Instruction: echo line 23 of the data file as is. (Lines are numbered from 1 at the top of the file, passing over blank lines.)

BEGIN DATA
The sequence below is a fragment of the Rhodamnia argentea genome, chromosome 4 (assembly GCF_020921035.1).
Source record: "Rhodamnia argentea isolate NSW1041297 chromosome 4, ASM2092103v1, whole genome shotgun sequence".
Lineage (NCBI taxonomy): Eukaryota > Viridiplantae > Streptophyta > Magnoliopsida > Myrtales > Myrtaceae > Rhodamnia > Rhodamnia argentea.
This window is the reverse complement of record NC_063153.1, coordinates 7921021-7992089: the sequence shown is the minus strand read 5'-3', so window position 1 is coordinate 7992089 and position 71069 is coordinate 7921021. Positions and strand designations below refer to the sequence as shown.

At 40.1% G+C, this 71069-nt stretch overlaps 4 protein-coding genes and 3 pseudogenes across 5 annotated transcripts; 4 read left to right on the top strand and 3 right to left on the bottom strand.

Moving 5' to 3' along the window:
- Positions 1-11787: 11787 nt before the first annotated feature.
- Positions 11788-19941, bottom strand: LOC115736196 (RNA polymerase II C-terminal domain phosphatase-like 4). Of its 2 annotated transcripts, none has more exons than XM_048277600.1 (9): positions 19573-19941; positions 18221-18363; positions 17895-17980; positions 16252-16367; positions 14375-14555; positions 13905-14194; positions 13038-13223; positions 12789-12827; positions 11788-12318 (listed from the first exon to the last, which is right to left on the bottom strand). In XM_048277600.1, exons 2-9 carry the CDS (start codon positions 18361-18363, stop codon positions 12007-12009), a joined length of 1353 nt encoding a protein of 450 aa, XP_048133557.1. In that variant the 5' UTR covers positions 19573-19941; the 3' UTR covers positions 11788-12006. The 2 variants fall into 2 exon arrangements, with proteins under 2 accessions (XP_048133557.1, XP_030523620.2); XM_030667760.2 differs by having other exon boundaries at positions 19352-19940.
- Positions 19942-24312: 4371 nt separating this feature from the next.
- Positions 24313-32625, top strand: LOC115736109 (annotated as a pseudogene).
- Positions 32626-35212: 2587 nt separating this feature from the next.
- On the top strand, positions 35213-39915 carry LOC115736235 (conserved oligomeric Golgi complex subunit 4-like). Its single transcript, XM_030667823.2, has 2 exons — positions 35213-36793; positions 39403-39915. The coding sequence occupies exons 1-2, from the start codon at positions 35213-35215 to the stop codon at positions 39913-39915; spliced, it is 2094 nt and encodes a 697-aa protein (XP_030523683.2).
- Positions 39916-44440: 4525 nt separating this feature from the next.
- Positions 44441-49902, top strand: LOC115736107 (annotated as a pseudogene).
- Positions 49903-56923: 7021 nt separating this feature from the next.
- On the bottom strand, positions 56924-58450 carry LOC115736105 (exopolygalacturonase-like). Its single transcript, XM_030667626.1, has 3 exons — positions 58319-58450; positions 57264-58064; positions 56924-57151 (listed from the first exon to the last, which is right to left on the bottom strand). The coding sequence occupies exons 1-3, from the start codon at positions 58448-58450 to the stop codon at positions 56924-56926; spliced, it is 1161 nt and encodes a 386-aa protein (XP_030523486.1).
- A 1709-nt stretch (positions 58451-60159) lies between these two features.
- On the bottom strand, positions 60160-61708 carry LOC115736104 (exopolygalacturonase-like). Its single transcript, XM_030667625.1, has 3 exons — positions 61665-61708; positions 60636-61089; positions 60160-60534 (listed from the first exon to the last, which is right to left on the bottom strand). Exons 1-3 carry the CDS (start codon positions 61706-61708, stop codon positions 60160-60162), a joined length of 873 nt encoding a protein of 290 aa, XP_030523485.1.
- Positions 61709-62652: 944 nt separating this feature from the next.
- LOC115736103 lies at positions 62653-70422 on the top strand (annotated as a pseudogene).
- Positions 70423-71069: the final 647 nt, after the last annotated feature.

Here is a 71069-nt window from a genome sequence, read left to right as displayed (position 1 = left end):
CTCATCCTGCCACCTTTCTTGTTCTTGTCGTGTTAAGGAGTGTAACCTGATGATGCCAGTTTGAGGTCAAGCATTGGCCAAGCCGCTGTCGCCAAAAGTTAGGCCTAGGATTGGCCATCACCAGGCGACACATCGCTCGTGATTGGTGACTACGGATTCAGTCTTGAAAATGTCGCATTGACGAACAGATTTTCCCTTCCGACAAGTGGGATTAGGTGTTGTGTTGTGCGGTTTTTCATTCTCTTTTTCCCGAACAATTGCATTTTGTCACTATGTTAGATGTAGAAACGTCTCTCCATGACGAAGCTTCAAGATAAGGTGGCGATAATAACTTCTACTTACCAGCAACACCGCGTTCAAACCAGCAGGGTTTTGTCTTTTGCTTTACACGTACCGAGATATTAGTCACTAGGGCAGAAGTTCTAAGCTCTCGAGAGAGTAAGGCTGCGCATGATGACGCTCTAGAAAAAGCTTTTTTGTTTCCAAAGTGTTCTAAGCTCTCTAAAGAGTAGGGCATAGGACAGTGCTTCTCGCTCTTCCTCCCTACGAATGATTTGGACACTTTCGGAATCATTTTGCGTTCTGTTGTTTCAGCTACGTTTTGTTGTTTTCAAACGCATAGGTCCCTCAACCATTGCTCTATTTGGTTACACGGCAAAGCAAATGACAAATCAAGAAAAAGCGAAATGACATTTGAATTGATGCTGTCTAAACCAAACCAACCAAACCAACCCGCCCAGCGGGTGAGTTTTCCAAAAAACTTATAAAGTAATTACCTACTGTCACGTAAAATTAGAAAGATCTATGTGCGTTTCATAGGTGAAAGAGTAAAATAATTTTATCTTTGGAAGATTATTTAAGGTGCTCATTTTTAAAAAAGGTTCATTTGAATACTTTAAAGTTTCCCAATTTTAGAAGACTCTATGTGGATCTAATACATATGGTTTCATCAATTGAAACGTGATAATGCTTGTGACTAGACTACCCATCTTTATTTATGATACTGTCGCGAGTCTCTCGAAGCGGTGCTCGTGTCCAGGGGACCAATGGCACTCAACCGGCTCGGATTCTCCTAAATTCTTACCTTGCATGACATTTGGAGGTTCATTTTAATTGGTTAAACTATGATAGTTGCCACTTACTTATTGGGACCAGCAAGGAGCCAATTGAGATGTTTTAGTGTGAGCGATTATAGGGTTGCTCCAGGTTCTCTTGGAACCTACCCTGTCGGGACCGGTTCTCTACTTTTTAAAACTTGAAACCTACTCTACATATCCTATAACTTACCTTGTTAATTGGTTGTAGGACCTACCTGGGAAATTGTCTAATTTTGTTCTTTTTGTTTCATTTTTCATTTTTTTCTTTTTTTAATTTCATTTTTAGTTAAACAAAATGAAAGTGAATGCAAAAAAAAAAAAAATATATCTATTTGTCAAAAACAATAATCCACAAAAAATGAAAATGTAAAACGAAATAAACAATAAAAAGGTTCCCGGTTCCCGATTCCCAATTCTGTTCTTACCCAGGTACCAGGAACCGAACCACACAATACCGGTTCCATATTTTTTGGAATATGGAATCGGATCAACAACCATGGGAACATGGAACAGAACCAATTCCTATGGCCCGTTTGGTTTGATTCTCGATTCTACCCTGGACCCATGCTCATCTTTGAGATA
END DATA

CTCATCCTGCCACCTTTCTTGTTCTTGTCGTGTTAAGGAGTGTAACCTGATGATGCCAGTTTGAGGTCAAGCATTGGCCAAGCCGCTGTCGCCAAAAGTTAGGCCTAGGATTGGCCATCACCAGGCGACACATCGCTCGTGATTGGTGACTACGGATTCAGTCTTGAAAATGTCGCATTGACGAACAGATTTTCCCTTCCGACAAGTGGGATTAGGTGTTGTGTTGTGCGGTTTTTCATTCTCTTTTTCCCGAACAATTGCATTTTGTCACTATGTTAGATGTAGAAACGTCTCTCCATGACGAAGCTTCAAGATAAGGTGGCGATAATAACTTCTACTTACCAGCAACACCGCGTTCAAACCAGCAGGGTTTTGTCTTTTGCTTTACACGTACCGAGATATTAGTCACTAGGGCAGAAGTTCTAAGCTCTCGAGAGAGTAAGGCTGCGCATGATGACGCTCTAGAAAAAGCTTTTTTGTTTCCAAAGTGTTCTAAGCTCTCTAAAGAGTAGGGCATAGGACAGTGCTTCTCGCTCTTCCTCCCTACGAATGATTTGGACACTTTCGGAATCATTTTGCGTTCTGTTGTTTCAGCTACGTTTTGTTGTTTTCAAACGCATAGGTCCCTCAACCATTGCTCTATTTGGTTACACGGCAAAGCAAATGACAAATCAAGAAAAAGCGAAATGACATTTGAATTGATGCTGTCTAAACCAAACCAACCAAACCAACCCGCCCAGCGGGTGAGTTTTCCAAAAAACTTATAAAGTAATTACCTACTGTCACGTAAAATTAGAAAGATCTATGTGCGTTTCATAGGTGAAAGAGTAAAATAATTTTATCTTTGGAAGATTATTTAAGGTGCTCATTTTTAAAAAAGGTTCATTTGAATACTTTAAAGTTTCCCAATTTTAGAAGACTCTATGTGGATCTAATACATATGGTTTCATCAATTGAAACGTGATAATGCTTGTGACTAGACTACCCATCTTTATTTATGATACTGTCGCGAGTCTCTCGAAGCGGTGCTCGTGTCCAGGGGACCAATGGCACTCAACCGGCTCGGATTCTCCTAAATTCTTACCTTGCATGACATTTGGAGGTTCATTTTAATTGGTTAAACTATGATAGTTGCCACTTACTTATTGGGACCAGCAAGGAGCCAATTGAGATGTTTTAGTGTGAGCGATTATAGGGTTGCTCCAGGTTCTCTTGGAACCTACCCTGTCGGGACCGGTTCTCTACTTTTTAAAACTTGAAACCTACTCTACATATCCTATAACTTACCTTGTTAATTGGTTGTAGGACCTACCTGGGAAATTGTCTAATTTTGTTCTTTTTGTTTCATTTTTCATTTTTTTCTTTTTTTAATTTCATTTTTAGTTAAACAAAATGAAAGTGAATGCAAAAAAAAAAAAAATATATCTATTTGTCAAAAACAATAATCCACAAAAAATGAAAATGTAAAACGAAATAAACAATAAAAAGGTTCCCGGTTCCCGATTCCCAATTCTGTTCTTACCCAGGTACCAGGAACCGAACCACACAATACCGGTTCCATATTTTTTGGAATATGGAATCGGATCAACAACCATGGGAACATGGAACAGAACCAATTCCTATGGCCCGTTTGGTTTGATTCTCGATTCTACCCTGGACCCATGCTCATCTTTGAGATA